Wednesday, February 14, 2007

The rise of Kurbanguly Berdymukhamedov

By Michael J.W. Stickings

Here's the follow-up to my post from yesterday on Sunday's Turkmen presidential election. Go there for context, background, links, and images.

The results are in. And they're what we expected.

Acting President Kurbanguly Berdymukhamedov (there are alternate spellings of his names) won the election with over 89 percent of the vote. (The updated Wikipedia entry, including useful references at the bottom of the page, is here.)

How's that for mock democracy? This was about as farcical and corrupt an election as it gets.

And the Turkmen people now get a fool to carry on Niyazov's authoritarianism.


But don't expect much in the way of meaningful criticism from the West.

As the BBC is reporting (link above), today's inauguration was attended by "senior diplomats from around Central Asia and the world, including Russian Prime Minister Mikhail Fradkov and US Assistant Secretary of State Richard Boucher". Their presence provides Berdymukhamedov with just the sort of legitimacy, both domestic and international, that the farcical, corrupt, and quite likely rigged election does not.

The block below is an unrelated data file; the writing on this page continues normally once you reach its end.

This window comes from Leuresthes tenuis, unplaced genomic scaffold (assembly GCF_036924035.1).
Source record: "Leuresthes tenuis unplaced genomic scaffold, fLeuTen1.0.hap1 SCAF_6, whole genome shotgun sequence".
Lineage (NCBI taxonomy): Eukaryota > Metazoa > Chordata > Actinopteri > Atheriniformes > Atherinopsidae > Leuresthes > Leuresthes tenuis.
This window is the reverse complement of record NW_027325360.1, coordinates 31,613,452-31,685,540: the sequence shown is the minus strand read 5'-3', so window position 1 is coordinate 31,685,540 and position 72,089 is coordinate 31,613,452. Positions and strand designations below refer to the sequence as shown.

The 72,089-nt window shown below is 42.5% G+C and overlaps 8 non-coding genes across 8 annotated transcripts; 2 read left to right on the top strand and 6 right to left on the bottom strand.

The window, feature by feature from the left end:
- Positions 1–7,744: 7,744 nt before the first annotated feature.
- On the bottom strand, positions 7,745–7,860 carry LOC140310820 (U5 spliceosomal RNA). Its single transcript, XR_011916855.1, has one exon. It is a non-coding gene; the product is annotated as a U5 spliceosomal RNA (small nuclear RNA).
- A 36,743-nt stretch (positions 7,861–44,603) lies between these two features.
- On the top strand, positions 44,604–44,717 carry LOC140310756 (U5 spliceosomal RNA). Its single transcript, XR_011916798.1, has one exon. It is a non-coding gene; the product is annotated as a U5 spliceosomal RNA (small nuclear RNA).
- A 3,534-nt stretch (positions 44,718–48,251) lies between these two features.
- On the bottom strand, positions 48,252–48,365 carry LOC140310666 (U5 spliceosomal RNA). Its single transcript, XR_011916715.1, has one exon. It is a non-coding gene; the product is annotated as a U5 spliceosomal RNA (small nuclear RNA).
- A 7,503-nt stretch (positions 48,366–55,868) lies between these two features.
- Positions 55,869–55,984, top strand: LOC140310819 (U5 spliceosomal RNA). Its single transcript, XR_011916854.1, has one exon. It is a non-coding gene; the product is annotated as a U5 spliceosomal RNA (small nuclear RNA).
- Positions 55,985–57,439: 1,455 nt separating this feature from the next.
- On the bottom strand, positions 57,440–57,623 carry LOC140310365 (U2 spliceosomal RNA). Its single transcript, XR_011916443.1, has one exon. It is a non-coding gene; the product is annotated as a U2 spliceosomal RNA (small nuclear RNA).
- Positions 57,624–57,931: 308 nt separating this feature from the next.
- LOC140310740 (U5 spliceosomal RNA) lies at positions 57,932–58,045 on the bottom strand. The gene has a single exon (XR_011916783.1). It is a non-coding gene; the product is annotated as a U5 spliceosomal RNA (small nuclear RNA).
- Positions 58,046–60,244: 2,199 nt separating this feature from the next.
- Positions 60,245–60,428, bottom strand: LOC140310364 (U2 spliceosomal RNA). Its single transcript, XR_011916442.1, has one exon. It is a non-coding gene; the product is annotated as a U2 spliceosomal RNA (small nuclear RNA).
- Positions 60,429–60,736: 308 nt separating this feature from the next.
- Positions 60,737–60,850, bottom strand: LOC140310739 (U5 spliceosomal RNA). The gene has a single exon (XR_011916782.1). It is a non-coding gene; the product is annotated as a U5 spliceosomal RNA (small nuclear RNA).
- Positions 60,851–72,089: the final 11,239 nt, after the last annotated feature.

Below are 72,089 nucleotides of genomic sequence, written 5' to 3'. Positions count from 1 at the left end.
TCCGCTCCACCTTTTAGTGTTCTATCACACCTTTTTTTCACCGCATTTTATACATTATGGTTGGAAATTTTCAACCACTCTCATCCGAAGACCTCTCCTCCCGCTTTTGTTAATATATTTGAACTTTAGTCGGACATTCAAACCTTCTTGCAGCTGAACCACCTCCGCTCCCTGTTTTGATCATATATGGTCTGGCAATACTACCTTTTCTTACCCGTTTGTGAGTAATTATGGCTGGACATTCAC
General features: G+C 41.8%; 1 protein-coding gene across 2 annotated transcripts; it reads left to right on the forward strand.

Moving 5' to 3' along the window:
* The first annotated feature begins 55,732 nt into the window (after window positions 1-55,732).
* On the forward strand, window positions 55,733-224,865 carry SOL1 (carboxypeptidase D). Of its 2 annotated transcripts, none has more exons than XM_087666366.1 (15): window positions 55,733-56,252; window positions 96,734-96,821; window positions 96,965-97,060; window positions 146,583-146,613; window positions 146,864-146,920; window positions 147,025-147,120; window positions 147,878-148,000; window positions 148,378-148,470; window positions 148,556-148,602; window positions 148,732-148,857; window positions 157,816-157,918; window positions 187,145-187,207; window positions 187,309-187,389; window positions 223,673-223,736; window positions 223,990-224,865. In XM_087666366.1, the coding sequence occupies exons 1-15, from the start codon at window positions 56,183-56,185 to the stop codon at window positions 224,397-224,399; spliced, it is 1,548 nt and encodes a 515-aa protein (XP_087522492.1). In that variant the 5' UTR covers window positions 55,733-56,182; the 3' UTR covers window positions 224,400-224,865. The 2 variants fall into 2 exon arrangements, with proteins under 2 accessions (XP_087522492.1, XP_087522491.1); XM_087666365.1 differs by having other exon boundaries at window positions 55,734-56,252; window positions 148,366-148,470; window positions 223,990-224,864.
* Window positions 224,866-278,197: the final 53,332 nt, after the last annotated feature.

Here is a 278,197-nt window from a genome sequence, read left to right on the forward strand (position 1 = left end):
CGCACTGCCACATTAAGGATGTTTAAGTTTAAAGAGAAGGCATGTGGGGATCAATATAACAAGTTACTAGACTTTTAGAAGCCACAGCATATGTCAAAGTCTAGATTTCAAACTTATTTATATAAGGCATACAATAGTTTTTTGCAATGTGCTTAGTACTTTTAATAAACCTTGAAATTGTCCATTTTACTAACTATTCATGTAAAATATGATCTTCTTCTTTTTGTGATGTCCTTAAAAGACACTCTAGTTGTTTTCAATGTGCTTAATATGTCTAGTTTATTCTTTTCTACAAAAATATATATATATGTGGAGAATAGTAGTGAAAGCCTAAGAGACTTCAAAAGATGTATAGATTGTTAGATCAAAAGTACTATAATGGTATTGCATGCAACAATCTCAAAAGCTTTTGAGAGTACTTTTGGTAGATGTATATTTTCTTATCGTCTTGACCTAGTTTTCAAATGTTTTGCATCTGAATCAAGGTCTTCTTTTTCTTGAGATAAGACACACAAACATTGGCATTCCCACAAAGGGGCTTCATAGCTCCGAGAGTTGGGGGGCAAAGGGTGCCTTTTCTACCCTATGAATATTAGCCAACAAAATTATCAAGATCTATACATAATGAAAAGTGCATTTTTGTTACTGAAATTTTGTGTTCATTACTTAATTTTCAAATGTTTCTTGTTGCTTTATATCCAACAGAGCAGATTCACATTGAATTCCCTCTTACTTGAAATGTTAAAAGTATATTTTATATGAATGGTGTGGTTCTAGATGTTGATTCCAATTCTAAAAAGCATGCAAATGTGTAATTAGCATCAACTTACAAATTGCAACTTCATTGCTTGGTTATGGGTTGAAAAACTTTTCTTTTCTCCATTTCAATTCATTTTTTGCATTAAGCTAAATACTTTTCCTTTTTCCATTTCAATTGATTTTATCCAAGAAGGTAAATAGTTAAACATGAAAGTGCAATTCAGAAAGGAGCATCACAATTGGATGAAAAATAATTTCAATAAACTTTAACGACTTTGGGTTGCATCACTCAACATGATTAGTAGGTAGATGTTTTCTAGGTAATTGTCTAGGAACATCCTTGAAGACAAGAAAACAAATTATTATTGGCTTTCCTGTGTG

And whatever noble rhetoric about freedom and democracy emanates from the shallow idealism of our leaders, what really matters here are Turkmenistan's huge natural gas reserves and its strategic location -- Iran to the south, Afghanistan to the south-east, the other 'Stans to the north and east, China not too far away. It may be a North Korea-like tyranny, but our principles are no match for our self-interest -- such is the power of amoral realism in geopolitics.

The oppression of the Turkmen people goes on. And we, not caring much at all, enable that oppression for the price of access to gas and a foothold in Central Asia.

Understandable, perhaps, but shameful.

[Creature's Note: Michael's words, my cut-and-paste. Ignore all references to me below.]

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